Home businesses shine to the Maxx
Brent Felgner -- Furniture Today, March 3, 2003
TJX Companies' HomeGoods chain has largely flown under the radar since its 1992 launch, but that low profile is becoming harder to maintain as it consistently blasts past its targets.
In the meantime, TJX's home fashions business — through HomeGoods, TJMaxx and Marshall's superstores and tiny Canadian HomeSense operation — continues to be a shining star as the firm struggles to keep its sales and profits at acceptable levels.
The home operations fared far better than the rest of the chain's apparel-driven business, which saw fourth quarter profits slip on essentially flat comparable store sales. (See financial report, page 23.)
HomeGoods, which has been one of TJX's fastest growing divisions, last year opened 30 new stores, bringing its total to 142 units. It will continue rolling out new stores in both the freestanding and superstores formats this year, with 37 new units slated for this year, the company said.
"They really hit a home run this year," said Ted English, president and ceo, during the company's analysts' call last week. "The division far exceeded its sales and profit goals for the year while, at the same time, growing its store count by 27 percent."
At HomeGoods, comparable stores sales were up 6 percent last year on a 7 percent rise the prior year, the company reported, with total sales increasing 39 percent to $705 million. Segment profit increased nine times, to $32 million with increases in profit margins.
English credited the chain's merchandising, inventory management, store operations and distribution. He said superstores — which combine HomeGoods with either T.J. Maxx or Marshalls — performed "extremely well and remain a great growth vehicle for both Marmaxx and HomeGoods."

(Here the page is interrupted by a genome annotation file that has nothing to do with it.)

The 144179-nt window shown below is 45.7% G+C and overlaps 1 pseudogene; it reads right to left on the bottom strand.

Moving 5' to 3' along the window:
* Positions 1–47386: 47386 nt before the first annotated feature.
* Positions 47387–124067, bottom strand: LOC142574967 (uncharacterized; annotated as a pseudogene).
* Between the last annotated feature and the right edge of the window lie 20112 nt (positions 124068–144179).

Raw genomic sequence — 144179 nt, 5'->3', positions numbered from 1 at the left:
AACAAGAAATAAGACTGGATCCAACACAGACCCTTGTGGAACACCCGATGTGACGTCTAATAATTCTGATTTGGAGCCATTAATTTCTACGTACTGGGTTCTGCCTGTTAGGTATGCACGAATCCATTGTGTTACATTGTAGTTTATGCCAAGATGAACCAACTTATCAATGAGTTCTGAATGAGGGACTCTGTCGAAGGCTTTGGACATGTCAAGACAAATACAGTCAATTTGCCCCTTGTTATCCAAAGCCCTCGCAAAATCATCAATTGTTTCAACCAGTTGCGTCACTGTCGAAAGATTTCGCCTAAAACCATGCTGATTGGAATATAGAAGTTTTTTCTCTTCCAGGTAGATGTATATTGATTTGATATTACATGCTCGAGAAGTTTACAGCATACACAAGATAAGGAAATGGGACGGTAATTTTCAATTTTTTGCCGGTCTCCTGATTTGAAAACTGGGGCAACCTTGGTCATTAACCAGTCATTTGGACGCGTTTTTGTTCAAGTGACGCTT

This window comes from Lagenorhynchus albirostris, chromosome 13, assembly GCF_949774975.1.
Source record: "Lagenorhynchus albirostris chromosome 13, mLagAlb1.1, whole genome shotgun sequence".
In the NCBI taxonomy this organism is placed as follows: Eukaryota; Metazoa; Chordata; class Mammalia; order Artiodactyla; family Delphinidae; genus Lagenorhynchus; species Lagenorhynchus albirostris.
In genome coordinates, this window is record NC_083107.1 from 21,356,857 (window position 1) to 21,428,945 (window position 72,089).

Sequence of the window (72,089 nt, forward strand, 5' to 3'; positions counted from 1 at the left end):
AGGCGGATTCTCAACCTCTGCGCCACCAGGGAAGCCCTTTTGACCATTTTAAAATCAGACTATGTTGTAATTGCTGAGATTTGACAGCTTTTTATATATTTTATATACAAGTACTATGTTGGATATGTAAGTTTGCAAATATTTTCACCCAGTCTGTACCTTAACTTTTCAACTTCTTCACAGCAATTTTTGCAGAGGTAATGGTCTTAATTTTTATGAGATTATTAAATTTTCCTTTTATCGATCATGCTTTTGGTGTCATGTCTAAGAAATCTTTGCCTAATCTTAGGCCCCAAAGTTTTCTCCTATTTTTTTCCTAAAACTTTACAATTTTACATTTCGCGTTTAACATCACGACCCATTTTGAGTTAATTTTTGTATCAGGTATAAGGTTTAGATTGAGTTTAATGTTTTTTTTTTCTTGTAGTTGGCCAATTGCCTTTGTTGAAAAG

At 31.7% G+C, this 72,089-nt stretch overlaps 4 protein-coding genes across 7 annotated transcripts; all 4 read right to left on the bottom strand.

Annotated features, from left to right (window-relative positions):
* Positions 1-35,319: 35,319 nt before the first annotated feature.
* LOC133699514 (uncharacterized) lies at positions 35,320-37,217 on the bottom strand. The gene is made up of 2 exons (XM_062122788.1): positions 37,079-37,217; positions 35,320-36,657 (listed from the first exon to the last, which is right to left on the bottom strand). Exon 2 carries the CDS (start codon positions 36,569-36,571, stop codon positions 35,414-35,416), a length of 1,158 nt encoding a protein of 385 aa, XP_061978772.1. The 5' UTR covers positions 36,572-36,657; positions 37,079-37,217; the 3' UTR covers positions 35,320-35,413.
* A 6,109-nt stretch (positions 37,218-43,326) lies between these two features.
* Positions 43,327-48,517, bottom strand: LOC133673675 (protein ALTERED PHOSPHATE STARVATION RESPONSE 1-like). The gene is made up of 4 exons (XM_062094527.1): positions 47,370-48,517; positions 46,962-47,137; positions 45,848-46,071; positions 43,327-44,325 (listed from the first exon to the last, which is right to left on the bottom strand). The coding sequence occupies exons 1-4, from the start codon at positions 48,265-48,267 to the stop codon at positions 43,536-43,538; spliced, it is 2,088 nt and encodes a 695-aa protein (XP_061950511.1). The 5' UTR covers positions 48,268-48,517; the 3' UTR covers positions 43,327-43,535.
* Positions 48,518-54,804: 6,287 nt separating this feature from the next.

The Canadian version, HomeSense, will add eight stores this year, increasing its 15-store base by more than half, English said. The company more than doubled the chain's size last year, opening eight stores on a base of seven units.
"This concept continues to take hold with Canadian shoppers," English reported.
Perhaps as important, however, HomeGoods has benefited from seasoning and inventory management.
Referring to HomeGoods and T.K. Maxx, the company's U.K. business, English said: "Both businesses had inventory management issues over the last couple of years — HomeGoods, because of an undercapacity in distribution, and T.K. Maxx, just reacting to its growth more aggressively than it needed to. They've both got that very much better under control. They're both buying merchandise closer to need, they're flowing goods to the stores better than they've ever done and the customer is responding to it."
However, English emphasized that continued growth will be "prudent," in large part governed by careful attention to real estate availability and opportunities.
"On top of that, you've got a seasoning of the merchandising staffs," he explained. "They were fairly young businesses. Now we have a management team and merchandising team that are that much wiser and that much longer in their jobs. And we're seeing the benefits of that."
That seasoning, he said, was an important factor in driving both new store performance and comp-store performance.
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